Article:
Amanda Licastro, Assistant Professor of Digital Rhetoric at Stevenson's School of Humanities and Social Sciences, was recently awarded the Alliance of Digital Humanities Organizations (ADHO) Paul Fortier Prize for her paper entitled "Teaching Empathy through Virtual Reality."
Licastro presented her paper at the highly competitive Digital Humanities Conference in Montreal where approximately 2,000 people competed for the honor to be named a Paul Fortier Prize winner. The award, given for the best paper by a young scholar, honors late University Distinguished Professor of French, Paul Fortier.
ADHO panelists described Licastro as a trailblazer in the digital humanities field as her paper illustrated the potential of virtual reality in a teaching context. "This project demonstrates the potential for digital humanities to foster a deeper human understanding, specifically by focusing on and exploring the question of empathy in an educational context," ACH representative to the ADHO awards committee Micki Kaufman said. "The project illustrates the possibilities that innovative teaching provides as well as the power of digital humanities to foster greater social engagement and understanding through pedagogy."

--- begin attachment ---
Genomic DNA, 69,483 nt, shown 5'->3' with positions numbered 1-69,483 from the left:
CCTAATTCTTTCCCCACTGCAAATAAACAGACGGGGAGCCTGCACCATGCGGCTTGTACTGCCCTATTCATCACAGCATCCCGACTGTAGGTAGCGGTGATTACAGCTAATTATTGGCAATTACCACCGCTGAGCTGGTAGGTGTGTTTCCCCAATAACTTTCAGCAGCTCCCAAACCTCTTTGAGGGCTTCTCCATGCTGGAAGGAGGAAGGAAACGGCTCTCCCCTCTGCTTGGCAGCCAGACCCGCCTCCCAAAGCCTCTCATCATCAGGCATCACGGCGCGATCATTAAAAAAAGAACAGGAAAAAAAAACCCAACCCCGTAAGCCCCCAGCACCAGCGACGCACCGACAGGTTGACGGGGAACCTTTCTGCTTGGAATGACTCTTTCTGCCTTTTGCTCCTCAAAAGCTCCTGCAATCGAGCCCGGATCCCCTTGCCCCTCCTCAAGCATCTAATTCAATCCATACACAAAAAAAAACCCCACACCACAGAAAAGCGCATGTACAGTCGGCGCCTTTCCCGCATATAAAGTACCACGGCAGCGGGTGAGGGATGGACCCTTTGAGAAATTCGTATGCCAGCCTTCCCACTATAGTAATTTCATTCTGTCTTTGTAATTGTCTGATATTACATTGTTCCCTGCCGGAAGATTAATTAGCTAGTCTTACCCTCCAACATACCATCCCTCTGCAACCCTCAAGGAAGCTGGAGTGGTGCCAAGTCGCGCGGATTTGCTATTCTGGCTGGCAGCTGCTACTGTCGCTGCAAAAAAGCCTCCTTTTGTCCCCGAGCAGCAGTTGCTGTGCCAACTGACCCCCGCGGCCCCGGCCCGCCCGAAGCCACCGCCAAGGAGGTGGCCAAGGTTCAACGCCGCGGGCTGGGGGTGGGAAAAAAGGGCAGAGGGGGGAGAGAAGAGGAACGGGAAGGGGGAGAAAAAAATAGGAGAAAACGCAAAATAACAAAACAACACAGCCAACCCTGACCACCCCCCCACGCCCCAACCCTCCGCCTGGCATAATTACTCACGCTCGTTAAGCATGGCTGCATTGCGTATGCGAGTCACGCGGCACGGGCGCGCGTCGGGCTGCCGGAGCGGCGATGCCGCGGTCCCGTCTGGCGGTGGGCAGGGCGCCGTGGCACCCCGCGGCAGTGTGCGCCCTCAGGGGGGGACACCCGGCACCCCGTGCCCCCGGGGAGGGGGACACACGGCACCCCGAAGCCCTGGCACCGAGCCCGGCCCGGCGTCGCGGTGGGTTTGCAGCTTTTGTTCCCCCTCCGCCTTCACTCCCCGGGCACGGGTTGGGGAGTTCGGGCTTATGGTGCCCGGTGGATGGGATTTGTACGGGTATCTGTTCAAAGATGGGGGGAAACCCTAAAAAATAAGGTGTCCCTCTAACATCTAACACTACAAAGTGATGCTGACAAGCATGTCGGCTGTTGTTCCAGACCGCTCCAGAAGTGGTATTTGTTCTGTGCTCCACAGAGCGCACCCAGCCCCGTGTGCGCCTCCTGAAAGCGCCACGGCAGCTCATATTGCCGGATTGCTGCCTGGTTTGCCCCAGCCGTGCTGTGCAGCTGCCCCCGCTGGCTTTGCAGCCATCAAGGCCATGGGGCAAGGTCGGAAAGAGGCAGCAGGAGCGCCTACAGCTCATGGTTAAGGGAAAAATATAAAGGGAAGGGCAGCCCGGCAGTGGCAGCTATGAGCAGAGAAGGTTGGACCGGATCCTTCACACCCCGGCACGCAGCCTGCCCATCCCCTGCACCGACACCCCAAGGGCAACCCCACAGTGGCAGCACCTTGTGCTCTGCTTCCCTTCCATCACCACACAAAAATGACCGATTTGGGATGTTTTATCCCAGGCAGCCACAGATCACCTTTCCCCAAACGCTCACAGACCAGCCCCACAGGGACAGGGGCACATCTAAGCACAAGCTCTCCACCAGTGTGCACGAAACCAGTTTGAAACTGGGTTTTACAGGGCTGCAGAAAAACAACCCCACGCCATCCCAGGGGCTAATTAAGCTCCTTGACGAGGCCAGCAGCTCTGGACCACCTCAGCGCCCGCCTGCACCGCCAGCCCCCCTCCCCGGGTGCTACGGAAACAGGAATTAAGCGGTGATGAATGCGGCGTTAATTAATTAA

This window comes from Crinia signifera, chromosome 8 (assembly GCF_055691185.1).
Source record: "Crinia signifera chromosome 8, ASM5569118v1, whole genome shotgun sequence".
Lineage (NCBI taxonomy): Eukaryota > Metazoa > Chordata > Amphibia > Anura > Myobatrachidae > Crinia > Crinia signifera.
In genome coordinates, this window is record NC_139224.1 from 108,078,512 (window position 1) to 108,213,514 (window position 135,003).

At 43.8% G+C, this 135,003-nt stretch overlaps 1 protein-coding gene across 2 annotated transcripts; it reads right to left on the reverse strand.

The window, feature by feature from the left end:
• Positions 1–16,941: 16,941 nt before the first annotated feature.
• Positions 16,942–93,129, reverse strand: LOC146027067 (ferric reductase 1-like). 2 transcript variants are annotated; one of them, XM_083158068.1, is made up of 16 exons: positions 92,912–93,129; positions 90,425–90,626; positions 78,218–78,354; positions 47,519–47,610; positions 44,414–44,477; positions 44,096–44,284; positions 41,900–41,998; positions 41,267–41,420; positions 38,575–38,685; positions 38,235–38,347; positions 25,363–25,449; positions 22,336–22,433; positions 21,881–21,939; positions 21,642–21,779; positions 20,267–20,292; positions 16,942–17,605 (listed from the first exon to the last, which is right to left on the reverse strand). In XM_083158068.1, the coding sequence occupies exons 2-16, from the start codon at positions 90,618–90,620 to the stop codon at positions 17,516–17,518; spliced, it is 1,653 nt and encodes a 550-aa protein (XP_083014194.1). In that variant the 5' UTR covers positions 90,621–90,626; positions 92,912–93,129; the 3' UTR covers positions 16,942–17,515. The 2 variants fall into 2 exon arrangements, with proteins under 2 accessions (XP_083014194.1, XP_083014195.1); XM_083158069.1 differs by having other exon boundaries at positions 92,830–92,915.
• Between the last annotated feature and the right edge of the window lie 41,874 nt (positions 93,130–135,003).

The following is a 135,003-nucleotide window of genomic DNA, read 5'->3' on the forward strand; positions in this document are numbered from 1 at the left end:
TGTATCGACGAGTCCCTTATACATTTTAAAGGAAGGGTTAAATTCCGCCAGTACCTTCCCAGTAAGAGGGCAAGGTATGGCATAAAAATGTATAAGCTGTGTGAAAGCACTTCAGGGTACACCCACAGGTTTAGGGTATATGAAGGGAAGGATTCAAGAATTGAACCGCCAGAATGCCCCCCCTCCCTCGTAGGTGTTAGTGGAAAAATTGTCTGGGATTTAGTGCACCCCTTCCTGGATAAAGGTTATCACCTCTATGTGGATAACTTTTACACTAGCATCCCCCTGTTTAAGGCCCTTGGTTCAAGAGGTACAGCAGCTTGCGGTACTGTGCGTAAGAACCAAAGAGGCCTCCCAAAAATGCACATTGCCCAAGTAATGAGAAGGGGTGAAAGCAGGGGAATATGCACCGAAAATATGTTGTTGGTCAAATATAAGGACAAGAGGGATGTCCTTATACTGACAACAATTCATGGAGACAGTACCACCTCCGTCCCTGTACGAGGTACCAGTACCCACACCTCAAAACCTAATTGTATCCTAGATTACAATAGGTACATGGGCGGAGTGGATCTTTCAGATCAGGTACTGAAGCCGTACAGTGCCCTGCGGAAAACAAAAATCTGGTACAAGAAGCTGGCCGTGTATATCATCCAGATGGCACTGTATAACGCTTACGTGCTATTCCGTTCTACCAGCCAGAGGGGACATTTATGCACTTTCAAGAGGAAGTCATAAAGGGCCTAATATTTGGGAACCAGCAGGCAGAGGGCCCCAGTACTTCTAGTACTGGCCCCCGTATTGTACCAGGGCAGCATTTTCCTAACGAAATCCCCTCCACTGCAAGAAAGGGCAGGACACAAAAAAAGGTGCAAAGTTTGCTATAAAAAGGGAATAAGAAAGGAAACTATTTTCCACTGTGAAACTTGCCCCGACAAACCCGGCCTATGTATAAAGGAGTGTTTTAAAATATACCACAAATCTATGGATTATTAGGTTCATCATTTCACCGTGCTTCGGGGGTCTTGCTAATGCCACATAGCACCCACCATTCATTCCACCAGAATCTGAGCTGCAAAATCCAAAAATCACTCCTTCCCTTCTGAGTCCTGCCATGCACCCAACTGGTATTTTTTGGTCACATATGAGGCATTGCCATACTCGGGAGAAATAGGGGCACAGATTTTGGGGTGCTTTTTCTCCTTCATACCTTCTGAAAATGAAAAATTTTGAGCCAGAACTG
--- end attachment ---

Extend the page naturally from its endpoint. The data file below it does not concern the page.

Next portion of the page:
Licastro, who said she was deeply honored to receive the prize, strongly believes in Stevenson students and hopes to demonstrate that everyone has boundless potential as humans.
"My presentation gave me the chance to showcase the innovative ingenuity of our students and to demonstrate the power of collaborative, project-based pedagogy," Licastro says. "Introducing any new technology into a learning environment is risky, but I believe it is vital to prepare our students to be leaders in their chosen industries, which means making the most cutting-edge tools available to them for consideration."
An English professor at SU since 2015, Licastro taught herself the skills necessary to understand digital technology and teach it to others. She encourages students to explore the unknown and learn new skills that are outside of their comfort zones.